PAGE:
Notice of Intent

In most states, the simple way of initiating the process of obtaining a permit involves submitting a 'Notice of Intent' document to the permitting authority. This document is essentially a statement of intent to comply with all applicable permit regulations, and will include information such as the project name, location, type of work being done, how long it's expected to take and more.

This document can be filled out in two ways, either physically or electronically - some states prefer physical copies while others allow electronic documents. It's important to be aware of the rules for any given state before submitting a Notice of Intent, as failure to do so may delay or impede the entire permitting process.

SWPPP Elements

Maintaining a permit involves the consistent presence and upkeep of the SWPPP itself. This document is regularly updated as conditions change on the site. While there are many elements that may be included depending on the site specifics, here are some of the typical required features:

  • Lists of operators, stormwater team members, and all other professionals involved
  • Site map that includes the location of all areas where stormwater and runoff might occur, plus things like boundaries, pollutant locations, treatment, and control measures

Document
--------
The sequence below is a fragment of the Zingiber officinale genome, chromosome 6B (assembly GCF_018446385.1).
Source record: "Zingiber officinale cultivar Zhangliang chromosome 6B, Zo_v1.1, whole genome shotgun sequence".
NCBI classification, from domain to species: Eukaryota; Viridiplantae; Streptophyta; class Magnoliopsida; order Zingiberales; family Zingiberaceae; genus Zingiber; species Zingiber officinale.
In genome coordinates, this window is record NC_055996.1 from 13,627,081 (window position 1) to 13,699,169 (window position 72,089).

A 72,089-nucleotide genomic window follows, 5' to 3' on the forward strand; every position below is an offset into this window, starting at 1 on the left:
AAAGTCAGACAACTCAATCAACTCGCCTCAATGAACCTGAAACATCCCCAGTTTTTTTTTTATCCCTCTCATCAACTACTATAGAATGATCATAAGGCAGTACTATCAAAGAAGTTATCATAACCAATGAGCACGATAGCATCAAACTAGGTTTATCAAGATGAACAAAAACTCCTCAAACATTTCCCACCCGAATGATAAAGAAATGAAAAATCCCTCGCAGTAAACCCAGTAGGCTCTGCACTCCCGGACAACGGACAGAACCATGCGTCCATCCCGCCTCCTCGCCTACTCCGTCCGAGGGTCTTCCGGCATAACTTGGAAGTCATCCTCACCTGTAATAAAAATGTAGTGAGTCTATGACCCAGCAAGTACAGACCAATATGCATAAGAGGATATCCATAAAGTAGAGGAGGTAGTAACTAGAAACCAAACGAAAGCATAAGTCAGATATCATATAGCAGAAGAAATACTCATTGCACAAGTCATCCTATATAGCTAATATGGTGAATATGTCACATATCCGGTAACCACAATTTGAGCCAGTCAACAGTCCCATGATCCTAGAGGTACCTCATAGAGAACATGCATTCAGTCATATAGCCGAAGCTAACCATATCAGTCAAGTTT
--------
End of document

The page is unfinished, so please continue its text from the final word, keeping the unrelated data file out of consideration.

• List of non-stormwater discharges that are possible
  • Full description of stormwater controls, including inspection, maintenance, corrective action procedures and more
  • Full staff training documents
  • Compliance with any other legal requirements in the area
  • Full SWPPP Certification
  • Any post-authorization additions made to the SWPPP (the Notice of Intent often falls under this category)

As you can see, there's a lot of information to be accounted for in the SWPPP, and this is just scratching the surface. For any contractor or other construction professional looking to remain compliant with all applicable stormwater regulations and permit requirements, it's important to be aware of what needs to be included in an SWPPP before any work can begin.

And at Silver Leaf SWPPP, we provide comprehensive guidance and assistance to ensure that all of your Utah stormwater permitting needs are met. Our team of experienced professionals can help guide you through the process, ensuring that your SWPPP is in compliance with all applicable regulations while helping you avoid costly fines or other penalties. Contact us today if you need any help with preparing a compliant SWPPP.

Proud Members

AGC Logohdlogo

our vision

to remain the leading SWPPP provider for commercial & residential building projects in the state of Utah.
Contact Us

Serving Utah, as well as:

Copyright © 2022 SILVER LEAF SWPPP
userphone-handsetmap-markercrossmenuchevron-downarrow-up linkedin facebook pinterest youtube rss twitter instagram facebook-blank rss-blank linkedin-blank pinterest youtube twitter instagram